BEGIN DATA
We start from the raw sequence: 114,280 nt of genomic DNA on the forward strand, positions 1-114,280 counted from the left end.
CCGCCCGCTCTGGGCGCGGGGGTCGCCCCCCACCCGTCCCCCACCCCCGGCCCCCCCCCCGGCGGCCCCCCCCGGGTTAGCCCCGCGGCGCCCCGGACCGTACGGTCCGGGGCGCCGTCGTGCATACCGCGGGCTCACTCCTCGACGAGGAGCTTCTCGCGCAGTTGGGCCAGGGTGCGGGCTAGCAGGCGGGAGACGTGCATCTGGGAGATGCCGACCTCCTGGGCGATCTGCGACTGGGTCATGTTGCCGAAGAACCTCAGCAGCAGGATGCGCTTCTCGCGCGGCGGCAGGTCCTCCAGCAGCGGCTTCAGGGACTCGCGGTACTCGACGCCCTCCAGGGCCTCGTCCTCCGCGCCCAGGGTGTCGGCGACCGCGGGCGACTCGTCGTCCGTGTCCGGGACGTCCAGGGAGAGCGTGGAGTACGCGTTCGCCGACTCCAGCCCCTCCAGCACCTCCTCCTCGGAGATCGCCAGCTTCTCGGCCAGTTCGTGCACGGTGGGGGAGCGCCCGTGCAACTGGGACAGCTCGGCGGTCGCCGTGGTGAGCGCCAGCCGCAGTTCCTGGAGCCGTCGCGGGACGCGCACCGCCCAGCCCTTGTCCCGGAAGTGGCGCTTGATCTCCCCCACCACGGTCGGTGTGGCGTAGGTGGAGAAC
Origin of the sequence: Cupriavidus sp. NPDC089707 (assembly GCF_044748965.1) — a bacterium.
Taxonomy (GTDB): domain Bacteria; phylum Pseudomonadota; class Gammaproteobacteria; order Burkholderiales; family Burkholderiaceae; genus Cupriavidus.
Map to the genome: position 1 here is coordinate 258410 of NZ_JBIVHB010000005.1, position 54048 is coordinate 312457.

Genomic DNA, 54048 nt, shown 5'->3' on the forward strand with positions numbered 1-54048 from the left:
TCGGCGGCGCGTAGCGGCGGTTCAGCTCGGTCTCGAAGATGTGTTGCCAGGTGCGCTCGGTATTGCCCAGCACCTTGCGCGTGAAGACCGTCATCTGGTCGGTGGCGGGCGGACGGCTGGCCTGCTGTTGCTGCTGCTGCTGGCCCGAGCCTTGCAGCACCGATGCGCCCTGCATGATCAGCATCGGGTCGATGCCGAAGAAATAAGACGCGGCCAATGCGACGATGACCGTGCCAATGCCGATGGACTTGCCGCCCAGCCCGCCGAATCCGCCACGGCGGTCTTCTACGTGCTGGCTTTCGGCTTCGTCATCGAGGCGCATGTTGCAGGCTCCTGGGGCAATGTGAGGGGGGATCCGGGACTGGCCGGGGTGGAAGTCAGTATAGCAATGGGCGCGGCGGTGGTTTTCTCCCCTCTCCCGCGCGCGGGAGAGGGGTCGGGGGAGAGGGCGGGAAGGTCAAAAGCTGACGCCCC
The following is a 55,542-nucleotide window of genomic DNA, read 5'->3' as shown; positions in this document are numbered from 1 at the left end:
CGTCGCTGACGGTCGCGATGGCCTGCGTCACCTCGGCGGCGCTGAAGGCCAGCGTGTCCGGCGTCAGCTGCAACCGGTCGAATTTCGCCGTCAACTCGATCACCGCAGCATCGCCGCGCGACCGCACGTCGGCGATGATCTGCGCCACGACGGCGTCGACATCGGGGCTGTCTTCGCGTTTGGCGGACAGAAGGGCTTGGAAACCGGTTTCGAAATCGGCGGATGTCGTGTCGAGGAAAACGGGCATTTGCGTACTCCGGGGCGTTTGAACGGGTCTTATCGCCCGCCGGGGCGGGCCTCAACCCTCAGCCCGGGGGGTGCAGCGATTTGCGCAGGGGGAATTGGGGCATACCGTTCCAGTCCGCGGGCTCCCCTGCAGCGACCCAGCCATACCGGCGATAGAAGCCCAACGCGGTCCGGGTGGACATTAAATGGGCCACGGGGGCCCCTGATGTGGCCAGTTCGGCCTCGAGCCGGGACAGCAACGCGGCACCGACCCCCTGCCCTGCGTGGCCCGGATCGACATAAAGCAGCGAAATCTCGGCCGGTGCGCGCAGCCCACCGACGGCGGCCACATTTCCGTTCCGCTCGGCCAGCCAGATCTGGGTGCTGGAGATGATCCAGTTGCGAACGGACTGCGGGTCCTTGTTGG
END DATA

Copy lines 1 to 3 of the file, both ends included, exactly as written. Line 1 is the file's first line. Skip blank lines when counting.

We start from the raw sequence: 114,280 nt of genomic DNA on the forward strand, positions 1-114,280 counted from the left end.
CCGCCCGCTCTGGGCGCGGGGGTCGCCCCCCACCCGTCCCCCACCCCCGGCCCCCCCCCCGGCGGCCCCCCCCGGGTTAGCCCCGCGGCGCCCCGGACCGTACGGTCCGGGGCGCCGTCGTGCATACCGCGGGCTCACTCCTCGACGAGGAGCTTCTCGCGCAGTTGGGCCAGGGTGCGGGCTAGCAGGCGGGAGACGTGCATCTGGGAGATGCCGACCTCCTGGGCGATCTGCGACTGGGTCATGTTGCCGAAGAACCTCAGCAGCAGGATGCGCTTCTCGCGCGGCGGCAGGTCCTCCAGCAGCGGCTTCAGGGACTCGCGGTACTCGACGCCCTCCAGGGCCTCGTCCTCCGCGCCCAGGGTGTCGGCGACCGCGGGCGACTCGTCGTCCGTGTCCGGGACGTCCAGGGAGAGCGTGGAGTACGCGTTCGCCGACTCCAGCCCCTCCAGCACCTCCTCCTCGGAGATCGCCAGCTTCTCGGCCAGTTCGTGCACGGTGGGGGAGCGCCCGTGCAACTGGGACAGCTCGGCGGTCGCCGTGGTGAGCGCCAGCCGCAGTTCCTGGAGCCGTCGCGGGACGCGCACCGCCCAGCCCTTGTCCCGGAAGTGGCGCTTGATCTCCCCCACCACGGTCGGTGTGGCGTAGGTGGAGAAC
Origin of the sequence: Cupriavidus sp. NPDC089707 (assembly GCF_044748965.1) — a bacterium.